Saturn - Facts for Kids

Saturn - Facts for Kids
Saturn with an image of the Cassini spacecraft

A god of ancient Rome – Saturday is his day
In a mythical Golden Age, the elder gods were the Titans. Saturn – Cronus to the Greeks – was their chief. But a prophecy said that a child of Cronus would overthrow him. To prevent this, Cronus ate his children as they were born. However, Jupiter – Zeus to the Greeks – escaped this fate, and he did overthrow Cronus. The Olympian gods replaced the Titans, and Jupiter was their ruler.

Beautiful rings
All of our giant planets have rings, but none match the splendor of Saturn. Galileo saw them in 1610, but he didn't know what he was seeing in his little telescope. He drew Saturn with handles or moons either side of the planet. About a century later, Dutch astronomer Christiaan Huygens suggested that Saturn was surrounded by a ring. In fact, there are several rings and they're not solid. They're made mostly of ice particles of different sizes, from bits of dust to big boulders.

Big, dizzy and far away
Saturn is the second biggest planet in the Solar System, about 120,000 km (75,000 mi) across. It turns so fast on its axis that a day is is only 10 hrs 14 mins long. Though the days are short, the years are nearly thirty Earth years long. Saturn is 9.5 AU from the Sun. An AU (astronomical unit) is the distance from the Earth to the Sun, so it's nine and a half times farther from the Sun than we are.

Seasons and Cassini-Huygens
Like Earth and several other planets, Saturn's axis is tilted. That means it has seasons. An Earth season lasts for about three months. However, Saturn has a much longer year, and its seasons last for over seven Earth years. The Cassini-Huygens mission spent 13 years studying the planet and its rings and moons. It arrived during Saturn's northern hemisphere winter and stayed through spring and into summer.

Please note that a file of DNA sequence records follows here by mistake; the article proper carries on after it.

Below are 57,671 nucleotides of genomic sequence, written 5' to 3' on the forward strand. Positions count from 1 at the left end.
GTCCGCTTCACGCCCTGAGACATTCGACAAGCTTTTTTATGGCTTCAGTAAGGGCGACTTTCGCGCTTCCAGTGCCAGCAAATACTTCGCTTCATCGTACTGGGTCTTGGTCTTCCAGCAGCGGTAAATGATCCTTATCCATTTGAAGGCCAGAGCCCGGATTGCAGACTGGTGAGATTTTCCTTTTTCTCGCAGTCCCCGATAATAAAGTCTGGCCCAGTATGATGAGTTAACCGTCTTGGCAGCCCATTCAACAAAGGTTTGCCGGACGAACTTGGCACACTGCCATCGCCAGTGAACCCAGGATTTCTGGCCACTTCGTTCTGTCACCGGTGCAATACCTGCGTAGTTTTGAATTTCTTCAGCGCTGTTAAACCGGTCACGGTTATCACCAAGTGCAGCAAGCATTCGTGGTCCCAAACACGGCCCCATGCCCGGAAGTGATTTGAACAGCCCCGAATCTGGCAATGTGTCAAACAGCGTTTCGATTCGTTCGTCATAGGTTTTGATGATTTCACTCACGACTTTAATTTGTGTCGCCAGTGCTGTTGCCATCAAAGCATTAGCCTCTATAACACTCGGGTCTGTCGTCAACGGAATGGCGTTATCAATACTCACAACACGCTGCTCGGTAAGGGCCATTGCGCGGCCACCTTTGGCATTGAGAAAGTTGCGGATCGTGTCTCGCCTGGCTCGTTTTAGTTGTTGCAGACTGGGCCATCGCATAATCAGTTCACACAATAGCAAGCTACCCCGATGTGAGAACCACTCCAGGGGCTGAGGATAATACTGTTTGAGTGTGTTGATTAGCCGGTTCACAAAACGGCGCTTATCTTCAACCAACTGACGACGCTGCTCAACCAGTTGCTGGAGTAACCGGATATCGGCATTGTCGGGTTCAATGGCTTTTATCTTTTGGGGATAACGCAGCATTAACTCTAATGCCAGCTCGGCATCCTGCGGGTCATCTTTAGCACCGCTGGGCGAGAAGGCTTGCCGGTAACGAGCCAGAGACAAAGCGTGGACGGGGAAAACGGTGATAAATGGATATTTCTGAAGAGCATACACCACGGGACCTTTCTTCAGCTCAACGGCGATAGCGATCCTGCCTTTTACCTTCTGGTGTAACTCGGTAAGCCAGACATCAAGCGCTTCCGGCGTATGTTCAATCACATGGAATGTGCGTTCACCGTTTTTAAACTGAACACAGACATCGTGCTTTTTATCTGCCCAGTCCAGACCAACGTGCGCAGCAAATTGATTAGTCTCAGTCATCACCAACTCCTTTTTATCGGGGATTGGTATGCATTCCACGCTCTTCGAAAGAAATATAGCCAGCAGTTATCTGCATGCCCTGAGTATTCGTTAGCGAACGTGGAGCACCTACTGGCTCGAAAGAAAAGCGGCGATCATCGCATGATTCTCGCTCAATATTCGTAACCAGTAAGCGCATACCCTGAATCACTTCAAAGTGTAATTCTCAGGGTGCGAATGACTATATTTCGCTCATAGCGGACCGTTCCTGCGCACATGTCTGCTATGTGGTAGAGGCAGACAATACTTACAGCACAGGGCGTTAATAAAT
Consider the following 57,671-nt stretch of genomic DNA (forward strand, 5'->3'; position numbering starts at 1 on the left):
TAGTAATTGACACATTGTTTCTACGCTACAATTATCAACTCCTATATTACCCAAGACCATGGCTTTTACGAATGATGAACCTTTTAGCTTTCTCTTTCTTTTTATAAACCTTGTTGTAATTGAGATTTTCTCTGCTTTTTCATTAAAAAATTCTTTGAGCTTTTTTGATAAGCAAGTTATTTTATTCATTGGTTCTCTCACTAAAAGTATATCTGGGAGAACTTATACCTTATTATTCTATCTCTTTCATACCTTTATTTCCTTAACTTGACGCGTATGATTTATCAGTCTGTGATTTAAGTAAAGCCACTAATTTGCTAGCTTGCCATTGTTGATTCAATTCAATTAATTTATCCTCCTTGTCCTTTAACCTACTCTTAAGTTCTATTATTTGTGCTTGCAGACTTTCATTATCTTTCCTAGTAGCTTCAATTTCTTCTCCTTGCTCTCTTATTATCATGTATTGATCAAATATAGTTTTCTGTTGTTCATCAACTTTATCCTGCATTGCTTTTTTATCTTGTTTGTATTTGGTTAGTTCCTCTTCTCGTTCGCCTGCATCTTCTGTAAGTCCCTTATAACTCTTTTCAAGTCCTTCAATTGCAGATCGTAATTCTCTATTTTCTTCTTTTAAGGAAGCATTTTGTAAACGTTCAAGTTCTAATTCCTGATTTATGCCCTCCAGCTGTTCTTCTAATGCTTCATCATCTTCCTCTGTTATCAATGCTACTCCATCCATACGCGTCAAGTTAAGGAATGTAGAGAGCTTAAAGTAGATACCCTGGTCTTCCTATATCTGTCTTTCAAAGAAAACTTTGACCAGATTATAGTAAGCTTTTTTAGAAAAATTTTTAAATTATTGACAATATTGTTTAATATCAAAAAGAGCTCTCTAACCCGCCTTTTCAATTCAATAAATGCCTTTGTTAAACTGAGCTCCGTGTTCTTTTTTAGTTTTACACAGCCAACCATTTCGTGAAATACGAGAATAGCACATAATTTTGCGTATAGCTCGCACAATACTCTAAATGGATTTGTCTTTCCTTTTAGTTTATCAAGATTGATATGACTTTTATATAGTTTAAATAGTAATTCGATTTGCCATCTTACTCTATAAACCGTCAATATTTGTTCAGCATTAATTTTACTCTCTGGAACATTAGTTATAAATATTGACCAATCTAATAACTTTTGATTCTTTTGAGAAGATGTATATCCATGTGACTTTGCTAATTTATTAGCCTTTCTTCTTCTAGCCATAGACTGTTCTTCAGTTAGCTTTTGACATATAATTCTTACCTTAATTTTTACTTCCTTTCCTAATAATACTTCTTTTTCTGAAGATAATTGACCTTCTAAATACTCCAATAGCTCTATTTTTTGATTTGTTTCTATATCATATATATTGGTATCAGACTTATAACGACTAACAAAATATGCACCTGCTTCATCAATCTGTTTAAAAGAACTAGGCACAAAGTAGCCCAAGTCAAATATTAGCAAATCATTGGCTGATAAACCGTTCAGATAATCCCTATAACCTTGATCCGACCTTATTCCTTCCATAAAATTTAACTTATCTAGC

Terrible weather.
Remember that Saturn is a long way from the Sun. It's not only cold there, but the sunlight is weak. Winds can get as high as 1800 km/h (1125 mph). The highest wind speed recorded on Earth was a tropical cyclone with gusts of 400 km/hr (250 mph). It doesn't rain on Saturn, but even without rain, thunderstorms can happen. And when Saturn has thunderstorms, there are lightning bolts thousands of times more powerful than anything on Earth.

Nowhere to stand
Saturn is a gas planet. It doesn't have a solid surface to stand on. As on Jupiter, the cloud layer gets thicker as you go deeper. The pressure also increases until the gas becomes liquid. Only the core (the center) of the planet is solid.

A gas acting like a metal
Earth has a magnetic field because of its iron core. Although Saturn also has a magnetic field, it doesn't have any metal. Scientists think that the core is surrounded by a layer of hydrogen that is severely squeezed by the extreme pressure. In these conditions hydrogen would behave like a metal.

Saturn might float if there were a big enough ocean.
Saturn is less dense than water. On Earth, objects less dense than water can float. Saturn is made mostly of hydrogen and helium, and is the least dense planet in the Solar System. Earth is the most dense, being made mostly of rock and iron. It's eight times more dense than Saturn.

Dozens of moons
As of October 2020, Saturn has 82 known moons, most of them tiny. Imagine that we add up the total mass of all the moons plus the rings. One moon would account for 96% of that mass: Titan. For many years astronomers thought Titan was the biggest Solar System moon. However, space probes found that Titan had a thick atmosphere which made the moon look bigger than it is. Jupiter's moon Ganymede is actually a bit bigger than Titan.

You Should Also Read:
Cassini-Huygens - the Prime Mission
Titan Facts for Kids
Why Planets Have Seasons

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